Rahm Emanuel Leaving White House, Running For Chicago Mayor

White House chief of staff Rahm Emanuel is leaving his job at week's end to run for mayor of Chicago.

White House chief of staff Rahm Emanuel is leaving his job at week’s end to run for mayor of Chicago, multiple sources report.   ABC‘s Jake Tapper and Sunlen Miller:

Although no final decision has been made because of family considerations, ABC News has learned that White House officials are preparing for Chief of Staff Rahm Emanuel to announce on Friday — as Congress adjourns for recess — that he is leaving his post to explore a run for mayor of Chicago.

White House officials expect that President Obama will also name an interim chief of staff, perhaps senior adviser Pete Rouse, at the announcement.


The former Chicagoan has never been coy about his desire to head the proverbial City With Shoulders.

“One day I would like to run for mayor of the city of Chicago. … That’s always been an aspiration of mine, even when I was in the House of Representatives,” Emanuel said in April to Bloomberg’s Charlie Rose. With Daley’s announced exit, ambitious Chicago Democrats quickly began angling to replace him, creating pressure for Emanuel to make a decision on his White House position soon, even coming from the president himself.

“I think that Rahm will have to make a decision quickly, because running for mayor of Chicago is a serious enterprise,” President Obama said Monday on NBC’s “Today Show.” “He hasn’t told me yet. But as soon as he does, I’m sure that we’ll announce it.”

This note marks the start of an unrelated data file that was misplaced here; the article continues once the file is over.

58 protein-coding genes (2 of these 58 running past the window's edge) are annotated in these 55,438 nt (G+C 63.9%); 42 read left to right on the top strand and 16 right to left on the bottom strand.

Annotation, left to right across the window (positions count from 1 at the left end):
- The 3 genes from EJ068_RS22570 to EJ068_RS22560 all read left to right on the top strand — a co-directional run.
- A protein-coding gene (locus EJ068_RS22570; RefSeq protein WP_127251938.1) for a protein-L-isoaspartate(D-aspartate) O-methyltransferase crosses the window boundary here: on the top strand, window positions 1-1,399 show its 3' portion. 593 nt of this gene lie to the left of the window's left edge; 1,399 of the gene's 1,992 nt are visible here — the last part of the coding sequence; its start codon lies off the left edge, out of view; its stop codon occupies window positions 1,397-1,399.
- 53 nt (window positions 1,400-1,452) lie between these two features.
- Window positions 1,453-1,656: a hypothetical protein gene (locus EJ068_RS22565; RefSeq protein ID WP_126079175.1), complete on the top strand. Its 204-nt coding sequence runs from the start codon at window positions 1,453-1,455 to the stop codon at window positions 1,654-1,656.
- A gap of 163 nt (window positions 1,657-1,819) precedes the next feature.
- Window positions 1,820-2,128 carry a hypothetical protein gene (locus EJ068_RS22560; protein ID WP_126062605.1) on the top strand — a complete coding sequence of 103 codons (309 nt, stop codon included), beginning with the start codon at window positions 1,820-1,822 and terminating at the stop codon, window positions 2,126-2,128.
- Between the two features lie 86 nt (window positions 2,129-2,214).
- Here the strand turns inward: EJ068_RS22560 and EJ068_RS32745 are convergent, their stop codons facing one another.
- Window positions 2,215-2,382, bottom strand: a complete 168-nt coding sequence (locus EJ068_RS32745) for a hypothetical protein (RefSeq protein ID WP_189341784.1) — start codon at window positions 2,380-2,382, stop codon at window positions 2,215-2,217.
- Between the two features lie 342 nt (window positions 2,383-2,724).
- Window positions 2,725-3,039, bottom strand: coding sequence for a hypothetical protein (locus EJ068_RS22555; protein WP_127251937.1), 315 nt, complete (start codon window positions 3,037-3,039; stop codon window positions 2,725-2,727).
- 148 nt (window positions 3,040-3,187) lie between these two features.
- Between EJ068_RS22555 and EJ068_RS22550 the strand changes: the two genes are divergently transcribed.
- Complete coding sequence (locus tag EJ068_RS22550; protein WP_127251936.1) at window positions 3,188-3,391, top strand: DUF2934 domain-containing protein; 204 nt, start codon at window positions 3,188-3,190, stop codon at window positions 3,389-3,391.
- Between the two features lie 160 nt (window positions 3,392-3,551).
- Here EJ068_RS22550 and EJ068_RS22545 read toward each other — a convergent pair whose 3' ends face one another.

The president has been clear that Emanuel has his blessing when the job opened, aides calling it an “unbelievably attractive opportunity” for anyone that the president would support.

While ABC’s story has all manner of hedging language, CNN has already sent out a Breaking News alert and John King says it’s a done deal.

Three Democratic sources close to Rahm Emanuel tell CNN that the White House chief of staff informed senior colleagues he is all but certain to run for mayor of Chicago, and will leave the White House to take the final exploratory steps.

Close associates are already building a campaign team according to sources.

An announcement by Emanuel is expected to be scheduled for Friday, sources said.  One of the sources, a prominent Democrat close to the White House chief of staff, told CNN, “We see nothing that will stop a run. But you don’t announce a campaign for mayor of Chicago in Washington, D.C. You leave and go home and finish your business there.”


Assuming there is no hitch – and none is expected – longtime Obama adviser Pete Rouse is in line to be tapped as interim chief of staff, two of the sources said.

We discussed this a couple weeks back on OTB Radio, with longtime Chicagoan Dave Schuler saying that the key to winning the Democratic nomination, and thus all but guaranteeing the mayoralty, is securing the support of the Daley Machine. One presumes Emanuel has either received strong assurances that he’ll have it.

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  1. Pete says:

    I wonder how he feels about the vaunted patronage system.

  2. Brummagem Joe says:

    Highly likely I would have thought since his wife and family still live in Chicago apparently and his ambition for the office is well known. It’s also a fair bet he’s had the nod from Daly.

  3. Tano says: